Of these most important Internet protocols, NTP (Network Time Protocol) is the likely least understood and has the least attention and support. Until very recently, it was supported (part-time) by just one person - Harlen Stenn - "who had lost the root passwords to the machine where the source code was maintained (so that machine hadn't received security updates in many years), and that machine ran a proprietary source-control system that almost no one had access to, so it was very hard to contribute to".
Just about all secure communication protocols and server synchronization processes require that they have their internal clocks set the same. NTP is the protocol that allows all this to happen.
ICEI and CACR have gotten involved with supporting NTP and there are several related protocol advancements underway to increase security of such vital component of the Internet. NTS (Network Time Security), currently in draft version with the Internet Engineering Task Force (IETF), aims to give administrators a way to add security to NTP and promote secure time synchronization.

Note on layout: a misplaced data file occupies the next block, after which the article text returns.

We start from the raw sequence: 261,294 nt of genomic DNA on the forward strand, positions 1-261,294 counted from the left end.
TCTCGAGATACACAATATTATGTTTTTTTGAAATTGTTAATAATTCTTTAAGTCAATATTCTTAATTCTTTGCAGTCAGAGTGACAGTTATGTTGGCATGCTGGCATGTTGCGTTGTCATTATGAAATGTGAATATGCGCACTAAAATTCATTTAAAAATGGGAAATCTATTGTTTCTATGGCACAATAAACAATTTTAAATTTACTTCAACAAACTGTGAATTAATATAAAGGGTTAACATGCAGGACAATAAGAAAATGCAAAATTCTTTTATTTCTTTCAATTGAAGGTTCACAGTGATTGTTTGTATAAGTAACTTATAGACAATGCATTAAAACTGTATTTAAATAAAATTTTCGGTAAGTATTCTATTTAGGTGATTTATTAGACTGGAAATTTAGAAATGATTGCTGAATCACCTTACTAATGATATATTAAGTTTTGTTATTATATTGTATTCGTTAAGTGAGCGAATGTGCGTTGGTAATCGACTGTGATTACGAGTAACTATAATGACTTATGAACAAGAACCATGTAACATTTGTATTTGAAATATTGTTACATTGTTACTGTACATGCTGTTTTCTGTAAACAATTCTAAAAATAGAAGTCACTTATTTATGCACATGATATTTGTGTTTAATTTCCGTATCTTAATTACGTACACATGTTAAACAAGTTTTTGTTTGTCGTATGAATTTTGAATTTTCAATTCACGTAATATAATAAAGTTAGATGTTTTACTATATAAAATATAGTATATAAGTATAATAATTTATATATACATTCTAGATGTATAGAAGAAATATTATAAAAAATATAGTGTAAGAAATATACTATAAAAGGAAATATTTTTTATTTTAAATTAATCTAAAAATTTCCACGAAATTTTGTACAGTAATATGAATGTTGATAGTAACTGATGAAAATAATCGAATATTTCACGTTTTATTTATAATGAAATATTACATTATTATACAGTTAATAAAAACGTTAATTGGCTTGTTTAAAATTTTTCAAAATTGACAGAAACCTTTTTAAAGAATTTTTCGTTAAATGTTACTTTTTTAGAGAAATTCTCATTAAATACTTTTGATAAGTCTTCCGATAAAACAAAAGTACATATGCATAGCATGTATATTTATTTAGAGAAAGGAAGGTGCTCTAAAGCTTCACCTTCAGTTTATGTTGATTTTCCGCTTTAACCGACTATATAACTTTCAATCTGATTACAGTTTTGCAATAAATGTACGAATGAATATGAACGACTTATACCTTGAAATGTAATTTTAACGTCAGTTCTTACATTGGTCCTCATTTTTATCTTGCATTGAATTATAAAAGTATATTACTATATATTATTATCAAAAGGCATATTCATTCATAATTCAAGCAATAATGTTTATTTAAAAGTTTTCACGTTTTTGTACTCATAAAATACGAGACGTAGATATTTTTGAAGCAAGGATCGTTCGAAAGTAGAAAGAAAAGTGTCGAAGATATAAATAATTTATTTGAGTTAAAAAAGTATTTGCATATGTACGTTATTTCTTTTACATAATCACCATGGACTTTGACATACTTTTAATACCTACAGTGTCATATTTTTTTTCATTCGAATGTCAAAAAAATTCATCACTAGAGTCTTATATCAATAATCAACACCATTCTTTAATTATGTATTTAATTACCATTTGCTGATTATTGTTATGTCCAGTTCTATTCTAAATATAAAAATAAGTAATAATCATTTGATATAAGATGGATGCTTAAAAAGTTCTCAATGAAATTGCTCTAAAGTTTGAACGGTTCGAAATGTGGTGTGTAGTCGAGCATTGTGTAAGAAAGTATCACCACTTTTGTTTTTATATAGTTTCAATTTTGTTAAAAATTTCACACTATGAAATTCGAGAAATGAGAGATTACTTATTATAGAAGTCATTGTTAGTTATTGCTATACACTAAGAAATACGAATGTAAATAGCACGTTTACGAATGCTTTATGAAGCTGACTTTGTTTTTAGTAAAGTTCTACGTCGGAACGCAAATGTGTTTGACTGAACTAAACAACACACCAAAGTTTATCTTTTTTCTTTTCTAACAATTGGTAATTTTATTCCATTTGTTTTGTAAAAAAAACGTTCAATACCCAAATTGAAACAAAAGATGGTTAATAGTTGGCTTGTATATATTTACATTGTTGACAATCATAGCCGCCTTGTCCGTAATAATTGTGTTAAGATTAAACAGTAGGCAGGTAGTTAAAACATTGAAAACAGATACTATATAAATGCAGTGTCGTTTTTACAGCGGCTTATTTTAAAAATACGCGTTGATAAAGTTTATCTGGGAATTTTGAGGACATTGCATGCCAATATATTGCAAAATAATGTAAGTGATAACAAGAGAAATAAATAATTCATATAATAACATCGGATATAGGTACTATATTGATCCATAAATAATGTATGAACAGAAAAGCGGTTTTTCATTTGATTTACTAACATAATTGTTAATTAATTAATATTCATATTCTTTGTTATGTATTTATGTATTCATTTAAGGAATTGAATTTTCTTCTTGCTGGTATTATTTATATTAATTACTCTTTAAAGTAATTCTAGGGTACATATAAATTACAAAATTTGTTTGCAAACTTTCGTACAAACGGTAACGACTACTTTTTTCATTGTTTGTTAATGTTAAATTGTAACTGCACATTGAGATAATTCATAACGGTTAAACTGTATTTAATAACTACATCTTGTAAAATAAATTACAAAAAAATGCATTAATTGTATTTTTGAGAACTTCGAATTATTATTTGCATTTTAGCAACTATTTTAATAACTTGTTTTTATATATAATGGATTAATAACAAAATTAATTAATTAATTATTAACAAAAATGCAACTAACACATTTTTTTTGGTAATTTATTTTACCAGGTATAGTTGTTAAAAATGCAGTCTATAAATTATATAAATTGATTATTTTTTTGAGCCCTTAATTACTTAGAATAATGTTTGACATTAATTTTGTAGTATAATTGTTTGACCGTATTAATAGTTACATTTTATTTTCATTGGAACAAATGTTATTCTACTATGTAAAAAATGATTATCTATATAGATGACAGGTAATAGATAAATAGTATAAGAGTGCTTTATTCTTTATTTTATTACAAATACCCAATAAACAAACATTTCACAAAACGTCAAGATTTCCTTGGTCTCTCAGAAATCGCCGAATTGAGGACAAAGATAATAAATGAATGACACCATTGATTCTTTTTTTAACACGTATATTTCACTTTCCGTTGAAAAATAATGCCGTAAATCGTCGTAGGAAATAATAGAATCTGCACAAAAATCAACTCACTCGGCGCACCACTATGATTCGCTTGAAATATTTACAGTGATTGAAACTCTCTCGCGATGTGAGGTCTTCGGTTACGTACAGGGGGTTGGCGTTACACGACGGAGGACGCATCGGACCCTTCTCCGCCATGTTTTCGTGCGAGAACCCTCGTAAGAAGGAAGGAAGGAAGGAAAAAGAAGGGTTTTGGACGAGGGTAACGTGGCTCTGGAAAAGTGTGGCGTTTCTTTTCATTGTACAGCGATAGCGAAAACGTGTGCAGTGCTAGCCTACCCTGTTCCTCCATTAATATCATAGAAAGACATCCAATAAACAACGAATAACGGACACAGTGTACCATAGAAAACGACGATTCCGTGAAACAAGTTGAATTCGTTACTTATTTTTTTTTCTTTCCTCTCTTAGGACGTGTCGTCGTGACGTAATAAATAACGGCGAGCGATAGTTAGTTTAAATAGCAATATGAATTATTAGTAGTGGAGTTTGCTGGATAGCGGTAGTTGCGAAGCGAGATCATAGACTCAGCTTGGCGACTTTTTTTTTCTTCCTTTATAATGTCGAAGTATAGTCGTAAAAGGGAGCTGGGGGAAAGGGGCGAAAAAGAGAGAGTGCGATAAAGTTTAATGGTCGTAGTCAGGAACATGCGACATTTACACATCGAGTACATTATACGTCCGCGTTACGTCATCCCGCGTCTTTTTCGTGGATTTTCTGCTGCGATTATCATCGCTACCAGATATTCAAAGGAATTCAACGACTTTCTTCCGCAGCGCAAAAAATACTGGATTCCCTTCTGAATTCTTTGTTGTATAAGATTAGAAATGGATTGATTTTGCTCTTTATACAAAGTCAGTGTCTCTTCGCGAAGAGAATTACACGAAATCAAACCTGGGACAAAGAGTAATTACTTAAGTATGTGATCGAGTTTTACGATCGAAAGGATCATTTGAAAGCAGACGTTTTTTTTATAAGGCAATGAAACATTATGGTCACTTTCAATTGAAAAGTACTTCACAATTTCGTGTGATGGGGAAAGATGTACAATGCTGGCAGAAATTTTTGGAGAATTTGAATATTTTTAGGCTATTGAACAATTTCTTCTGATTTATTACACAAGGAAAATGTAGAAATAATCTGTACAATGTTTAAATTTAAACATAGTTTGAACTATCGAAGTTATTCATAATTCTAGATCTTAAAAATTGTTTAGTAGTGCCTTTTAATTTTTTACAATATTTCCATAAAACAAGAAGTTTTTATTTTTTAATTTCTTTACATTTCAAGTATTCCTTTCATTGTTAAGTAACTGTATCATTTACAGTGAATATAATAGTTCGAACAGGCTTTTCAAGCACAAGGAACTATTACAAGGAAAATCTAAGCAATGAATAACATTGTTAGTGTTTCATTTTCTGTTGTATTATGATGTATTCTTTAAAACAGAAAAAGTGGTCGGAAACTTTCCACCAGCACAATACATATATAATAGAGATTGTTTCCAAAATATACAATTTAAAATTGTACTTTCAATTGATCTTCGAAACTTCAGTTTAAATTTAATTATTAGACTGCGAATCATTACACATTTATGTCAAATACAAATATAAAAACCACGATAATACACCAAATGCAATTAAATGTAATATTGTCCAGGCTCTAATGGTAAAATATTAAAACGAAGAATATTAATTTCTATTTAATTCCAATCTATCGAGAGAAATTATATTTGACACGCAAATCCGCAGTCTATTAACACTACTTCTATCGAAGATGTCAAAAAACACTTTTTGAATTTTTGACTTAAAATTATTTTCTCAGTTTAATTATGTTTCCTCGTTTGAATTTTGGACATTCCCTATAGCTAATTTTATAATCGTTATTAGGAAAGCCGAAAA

While there have been remarkably few exploitable vulnerabilities in NTP over the years, the recent growth of DDoS botnets (such as Mirai) utilizing NTP Reflection Attacks shone a new light on its frailties and importance.
Some relevant stories on the topic of how frail and vital NTP has become and whats being done to correct the problem can be found at:
- Time is Running Out for NTP
- NTP: the rebirth of ailing, failing core network infrastructure
- The internet's core infrastructure is dangerously unsupported and could crumble (but we can save it!)